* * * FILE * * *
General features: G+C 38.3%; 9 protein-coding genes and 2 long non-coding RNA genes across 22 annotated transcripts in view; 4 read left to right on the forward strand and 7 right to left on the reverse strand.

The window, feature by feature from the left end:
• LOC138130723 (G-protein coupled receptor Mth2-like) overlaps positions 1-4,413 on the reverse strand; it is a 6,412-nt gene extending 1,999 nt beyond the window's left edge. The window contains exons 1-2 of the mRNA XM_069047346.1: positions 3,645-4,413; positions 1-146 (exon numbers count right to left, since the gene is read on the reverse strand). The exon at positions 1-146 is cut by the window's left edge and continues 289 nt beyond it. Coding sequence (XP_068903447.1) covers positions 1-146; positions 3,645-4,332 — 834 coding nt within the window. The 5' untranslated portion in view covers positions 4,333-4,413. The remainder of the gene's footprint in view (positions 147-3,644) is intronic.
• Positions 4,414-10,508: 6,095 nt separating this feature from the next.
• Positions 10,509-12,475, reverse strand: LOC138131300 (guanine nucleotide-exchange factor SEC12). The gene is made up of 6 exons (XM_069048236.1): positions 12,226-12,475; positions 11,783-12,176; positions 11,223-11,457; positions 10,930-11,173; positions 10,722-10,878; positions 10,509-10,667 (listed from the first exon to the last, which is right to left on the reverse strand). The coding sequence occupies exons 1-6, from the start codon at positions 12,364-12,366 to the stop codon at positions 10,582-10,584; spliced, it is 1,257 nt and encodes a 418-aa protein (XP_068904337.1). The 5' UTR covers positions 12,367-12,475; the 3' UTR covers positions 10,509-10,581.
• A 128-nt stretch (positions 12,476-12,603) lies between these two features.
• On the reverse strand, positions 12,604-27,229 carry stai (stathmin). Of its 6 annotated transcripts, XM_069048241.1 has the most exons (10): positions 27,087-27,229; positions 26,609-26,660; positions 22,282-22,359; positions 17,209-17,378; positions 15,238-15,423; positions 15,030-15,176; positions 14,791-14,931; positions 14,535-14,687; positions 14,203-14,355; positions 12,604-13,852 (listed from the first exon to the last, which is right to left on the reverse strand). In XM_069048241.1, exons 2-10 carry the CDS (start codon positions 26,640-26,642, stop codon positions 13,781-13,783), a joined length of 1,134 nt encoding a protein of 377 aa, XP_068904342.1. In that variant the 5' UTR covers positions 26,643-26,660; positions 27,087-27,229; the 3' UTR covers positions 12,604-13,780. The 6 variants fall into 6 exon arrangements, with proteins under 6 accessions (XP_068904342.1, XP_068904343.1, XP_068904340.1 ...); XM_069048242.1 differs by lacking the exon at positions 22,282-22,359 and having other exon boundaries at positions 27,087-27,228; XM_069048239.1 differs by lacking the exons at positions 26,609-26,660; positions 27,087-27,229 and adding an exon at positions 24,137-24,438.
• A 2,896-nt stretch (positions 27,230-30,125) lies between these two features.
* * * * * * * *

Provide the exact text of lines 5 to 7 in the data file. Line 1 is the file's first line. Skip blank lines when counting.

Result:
• Positions 10,509-12,475, reverse strand: LOC138131300 (guanine nucleotide-exchange factor SEC12). The gene is made up of 6 exons (XM_069048236.1): positions 12,226-12,475; positions 11,783-12,176; positions 11,223-11,457; positions 10,930-11,173; positions 10,722-10,878; positions 10,509-10,667 (listed from the first exon to the last, which is right to left on the reverse strand). The coding sequence occupies exons 1-6, from the start codon at positions 12,364-12,366 to the stop codon at positions 10,582-10,584; spliced, it is 1,257 nt and encodes a 418-aa protein (XP_068904337.1). The 5' UTR covers positions 12,367-12,475; the 3' UTR covers positions 10,509-10,581.
• A 128-nt stretch (positions 12,476-12,603) lies between these two features.
• On the reverse strand, positions 12,604-27,229 carry stai (stathmin). Of its 6 annotated transcripts, XM_069048241.1 has the most exons (10): positions 27,087-27,229; positions 26,609-26,660; positions 22,282-22,359; positions 17,209-17,378; positions 15,238-15,423; positions 15,030-15,176; positions 14,791-14,931; positions 14,535-14,687; positions 14,203-14,355; positions 12,604-13,852 (listed from the first exon to the last, which is right to left on the reverse strand). In XM_069048241.1, exons 2-10 carry the CDS (start codon positions 26,640-26,642, stop codon positions 13,781-13,783), a joined length of 1,134 nt encoding a protein of 377 aa, XP_068904342.1. In that variant the 5' UTR covers positions 26,643-26,660; positions 27,087-27,229; the 3' UTR covers positions 12,604-13,780. The 6 variants fall into 6 exon arrangements, with proteins under 6 accessions (XP_068904342.1, XP_068904343.1, XP_068904340.1 ...); XM_069048242.1 differs by lacking the exon at positions 22,282-22,359 and having other exon boundaries at positions 27,087-27,228; XM_069048239.1 differs by lacking the exons at positions 26,609-26,660; positions 27,087-27,229 and adding an exon at positions 24,137-24,438.